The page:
The pandemic caused museums across the globe to close their doors for an extended period of time and get creative with their programming. Cultural strategist András Szántó explores how museum leaders are adapting to current challenges in his new book, The Future of the Museum: 28 Dialogues.
The Parrish Art Museum in Water Mill will welcome Szántó to Friday Nights Live! for a live-stream chat with Corinne Erni, Senior Curator of ArtsReach and Special Projects, on Friday, February 12 at 5:00 p.m.
“András has created an invaluable snapshot of the current museum conversations and I look forward to exploring with him topics that range from entrepreneurial visions behind new institutions, the examination of art history through new angles and the questioning of the custodians of knowledge, to how Covid and the murder of George Floyd forced museums to engage in new models for radical inclusivity and to be of service in the community,” said Erni.
For The Future of the Museum: 28 Dialogues, Szántó, who advises museums, foundations, educational institutions, and brands on cultural strategy, spoke with nearly 30 directors about how museums are adapting to our new normal, and the most encouraging adaptations to challenges museums are facing. Each conversation explores a specific issue in museum practice, such as “Community” and “Equity” to “De-Westernization” and “Immersive Experiences.”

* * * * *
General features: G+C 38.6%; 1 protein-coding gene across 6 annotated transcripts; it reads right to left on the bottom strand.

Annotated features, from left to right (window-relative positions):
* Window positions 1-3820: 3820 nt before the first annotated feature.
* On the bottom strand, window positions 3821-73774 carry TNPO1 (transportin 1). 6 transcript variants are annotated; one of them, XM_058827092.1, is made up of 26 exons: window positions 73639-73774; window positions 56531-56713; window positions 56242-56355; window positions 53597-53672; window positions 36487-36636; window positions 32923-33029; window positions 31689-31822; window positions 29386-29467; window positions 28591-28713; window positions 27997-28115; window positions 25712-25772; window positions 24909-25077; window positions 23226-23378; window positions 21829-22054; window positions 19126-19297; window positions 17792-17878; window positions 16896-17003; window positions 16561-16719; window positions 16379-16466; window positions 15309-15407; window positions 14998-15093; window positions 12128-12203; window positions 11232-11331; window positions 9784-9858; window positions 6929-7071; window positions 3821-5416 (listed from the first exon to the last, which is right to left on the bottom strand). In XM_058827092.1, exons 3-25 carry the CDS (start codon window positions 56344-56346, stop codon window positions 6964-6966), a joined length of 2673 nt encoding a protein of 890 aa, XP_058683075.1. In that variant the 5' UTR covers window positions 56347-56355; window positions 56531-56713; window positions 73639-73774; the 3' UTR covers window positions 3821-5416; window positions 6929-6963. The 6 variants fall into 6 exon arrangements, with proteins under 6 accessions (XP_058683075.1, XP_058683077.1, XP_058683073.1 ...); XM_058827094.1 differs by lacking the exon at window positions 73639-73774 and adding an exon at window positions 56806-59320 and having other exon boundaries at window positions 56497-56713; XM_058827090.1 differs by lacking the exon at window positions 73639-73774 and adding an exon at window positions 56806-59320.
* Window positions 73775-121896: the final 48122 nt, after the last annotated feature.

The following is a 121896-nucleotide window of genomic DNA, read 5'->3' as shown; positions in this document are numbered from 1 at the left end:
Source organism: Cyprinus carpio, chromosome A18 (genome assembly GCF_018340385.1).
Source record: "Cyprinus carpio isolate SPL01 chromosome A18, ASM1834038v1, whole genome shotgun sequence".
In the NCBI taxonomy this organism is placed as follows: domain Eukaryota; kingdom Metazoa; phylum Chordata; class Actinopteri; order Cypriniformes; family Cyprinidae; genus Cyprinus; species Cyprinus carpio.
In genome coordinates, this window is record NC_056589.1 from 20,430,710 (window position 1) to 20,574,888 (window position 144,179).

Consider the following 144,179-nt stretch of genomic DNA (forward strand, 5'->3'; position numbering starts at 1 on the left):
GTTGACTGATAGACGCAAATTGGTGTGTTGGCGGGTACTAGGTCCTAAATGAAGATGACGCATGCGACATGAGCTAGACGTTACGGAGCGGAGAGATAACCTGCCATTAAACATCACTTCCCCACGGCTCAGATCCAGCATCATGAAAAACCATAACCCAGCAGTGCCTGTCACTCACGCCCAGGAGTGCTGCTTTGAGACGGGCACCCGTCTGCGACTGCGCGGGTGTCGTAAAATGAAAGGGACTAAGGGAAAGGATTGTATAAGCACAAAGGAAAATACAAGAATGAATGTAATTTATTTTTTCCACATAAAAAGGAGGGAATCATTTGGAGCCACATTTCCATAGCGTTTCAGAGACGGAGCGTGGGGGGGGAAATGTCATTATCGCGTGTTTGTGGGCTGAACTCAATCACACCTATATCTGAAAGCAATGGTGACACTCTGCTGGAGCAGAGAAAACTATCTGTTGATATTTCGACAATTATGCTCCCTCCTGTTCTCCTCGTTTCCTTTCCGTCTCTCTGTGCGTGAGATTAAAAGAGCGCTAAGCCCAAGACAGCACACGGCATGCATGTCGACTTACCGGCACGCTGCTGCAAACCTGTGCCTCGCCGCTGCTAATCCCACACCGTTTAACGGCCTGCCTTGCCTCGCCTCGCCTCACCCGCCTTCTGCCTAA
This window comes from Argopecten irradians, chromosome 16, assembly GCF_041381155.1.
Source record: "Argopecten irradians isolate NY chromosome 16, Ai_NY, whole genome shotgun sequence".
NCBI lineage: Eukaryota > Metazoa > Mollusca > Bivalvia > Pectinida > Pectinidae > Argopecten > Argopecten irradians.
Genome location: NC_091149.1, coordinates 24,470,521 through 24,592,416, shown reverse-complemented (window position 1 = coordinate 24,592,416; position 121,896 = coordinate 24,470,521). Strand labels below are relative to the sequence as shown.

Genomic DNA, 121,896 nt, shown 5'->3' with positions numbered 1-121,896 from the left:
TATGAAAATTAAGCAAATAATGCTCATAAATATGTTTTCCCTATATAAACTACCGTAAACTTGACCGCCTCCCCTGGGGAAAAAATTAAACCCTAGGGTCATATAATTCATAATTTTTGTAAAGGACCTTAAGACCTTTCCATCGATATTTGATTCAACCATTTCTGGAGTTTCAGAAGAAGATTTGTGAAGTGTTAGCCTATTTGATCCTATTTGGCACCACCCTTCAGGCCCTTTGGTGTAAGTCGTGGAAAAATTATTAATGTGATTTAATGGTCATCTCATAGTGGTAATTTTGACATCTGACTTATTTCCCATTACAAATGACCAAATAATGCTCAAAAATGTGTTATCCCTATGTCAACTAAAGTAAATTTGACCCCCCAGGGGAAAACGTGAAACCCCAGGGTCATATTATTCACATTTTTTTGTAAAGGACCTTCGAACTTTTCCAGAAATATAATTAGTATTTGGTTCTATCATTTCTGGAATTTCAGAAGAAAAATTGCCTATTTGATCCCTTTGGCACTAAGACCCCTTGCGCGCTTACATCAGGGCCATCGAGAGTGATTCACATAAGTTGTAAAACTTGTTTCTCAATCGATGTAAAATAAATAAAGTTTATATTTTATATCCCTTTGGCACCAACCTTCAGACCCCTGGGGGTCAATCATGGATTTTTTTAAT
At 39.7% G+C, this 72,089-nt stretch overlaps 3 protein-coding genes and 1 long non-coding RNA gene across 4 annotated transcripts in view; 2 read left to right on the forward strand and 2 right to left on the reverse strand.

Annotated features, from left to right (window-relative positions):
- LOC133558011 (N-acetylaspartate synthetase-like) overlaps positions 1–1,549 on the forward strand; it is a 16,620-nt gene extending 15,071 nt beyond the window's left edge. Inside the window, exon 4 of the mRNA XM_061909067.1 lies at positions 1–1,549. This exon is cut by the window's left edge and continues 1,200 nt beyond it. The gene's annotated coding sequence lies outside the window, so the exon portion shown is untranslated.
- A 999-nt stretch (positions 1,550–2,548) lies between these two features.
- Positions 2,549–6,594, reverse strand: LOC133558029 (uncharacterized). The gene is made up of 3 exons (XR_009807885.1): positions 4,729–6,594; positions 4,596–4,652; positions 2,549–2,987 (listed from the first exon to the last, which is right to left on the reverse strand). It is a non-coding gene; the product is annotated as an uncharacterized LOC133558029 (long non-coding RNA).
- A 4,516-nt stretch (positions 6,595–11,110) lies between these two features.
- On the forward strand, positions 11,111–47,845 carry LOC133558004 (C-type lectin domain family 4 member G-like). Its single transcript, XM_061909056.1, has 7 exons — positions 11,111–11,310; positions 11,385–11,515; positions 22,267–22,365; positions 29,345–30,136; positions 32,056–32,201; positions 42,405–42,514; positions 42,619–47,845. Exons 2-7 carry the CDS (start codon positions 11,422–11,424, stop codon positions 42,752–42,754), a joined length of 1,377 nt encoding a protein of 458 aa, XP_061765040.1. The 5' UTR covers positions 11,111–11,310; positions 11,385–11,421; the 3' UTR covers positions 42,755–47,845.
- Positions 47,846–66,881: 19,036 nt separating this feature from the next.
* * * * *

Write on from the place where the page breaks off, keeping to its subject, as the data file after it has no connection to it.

“As one reads though the dialogues, a distinctive and more or less unifying philosophy emerges about what an art museum is and what it should aspire to be,” Szántó declared in the book’s introductory essay. “If the late twentieth century ushered in a liberating pluralism in art and cultural expression, it can only be hoped that the twenty-first century will do the same for the institutions of art. This sense of open possibility would be the ultimate guarantor of the enduring strength and relevance of the museum form.”
The candid conversations delve into how institutions are working to become more open and inclusive, technologically proficient, thinking outside the box, and focusing on the needs of their visitors and communities.
Leaders are working towards “a more responsive, empathetic, public-facing museum,” Szántó noted.
For more information, visit parrishart.org.